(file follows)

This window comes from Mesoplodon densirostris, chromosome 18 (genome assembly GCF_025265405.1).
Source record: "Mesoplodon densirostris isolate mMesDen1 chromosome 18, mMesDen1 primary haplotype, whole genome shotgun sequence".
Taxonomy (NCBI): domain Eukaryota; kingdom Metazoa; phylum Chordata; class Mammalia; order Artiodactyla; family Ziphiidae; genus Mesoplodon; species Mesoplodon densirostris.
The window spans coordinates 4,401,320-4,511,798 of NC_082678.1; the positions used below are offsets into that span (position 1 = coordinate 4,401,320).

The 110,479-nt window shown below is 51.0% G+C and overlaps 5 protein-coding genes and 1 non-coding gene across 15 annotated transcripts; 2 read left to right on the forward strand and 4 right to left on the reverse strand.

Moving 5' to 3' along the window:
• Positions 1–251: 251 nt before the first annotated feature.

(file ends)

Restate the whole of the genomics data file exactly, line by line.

This window comes from Mesoplodon densirostris, chromosome 18 (genome assembly GCF_025265405.1).
Source record: "Mesoplodon densirostris isolate mMesDen1 chromosome 18, mMesDen1 primary haplotype, whole genome shotgun sequence".
Taxonomy (NCBI): domain Eukaryota; kingdom Metazoa; phylum Chordata; class Mammalia; order Artiodactyla; family Ziphiidae; genus Mesoplodon; species Mesoplodon densirostris.
The window spans coordinates 4,401,320-4,511,798 of NC_082678.1; the positions used below are offsets into that span (position 1 = coordinate 4,401,320).

The 110,479-nt window shown below is 51.0% G+C and overlaps 5 protein-coding genes and 1 non-coding gene across 15 annotated transcripts; 2 read left to right on the forward strand and 4 right to left on the reverse strand.

Moving 5' to 3' along the window:
• Positions 1–251: 251 nt before the first annotated feature.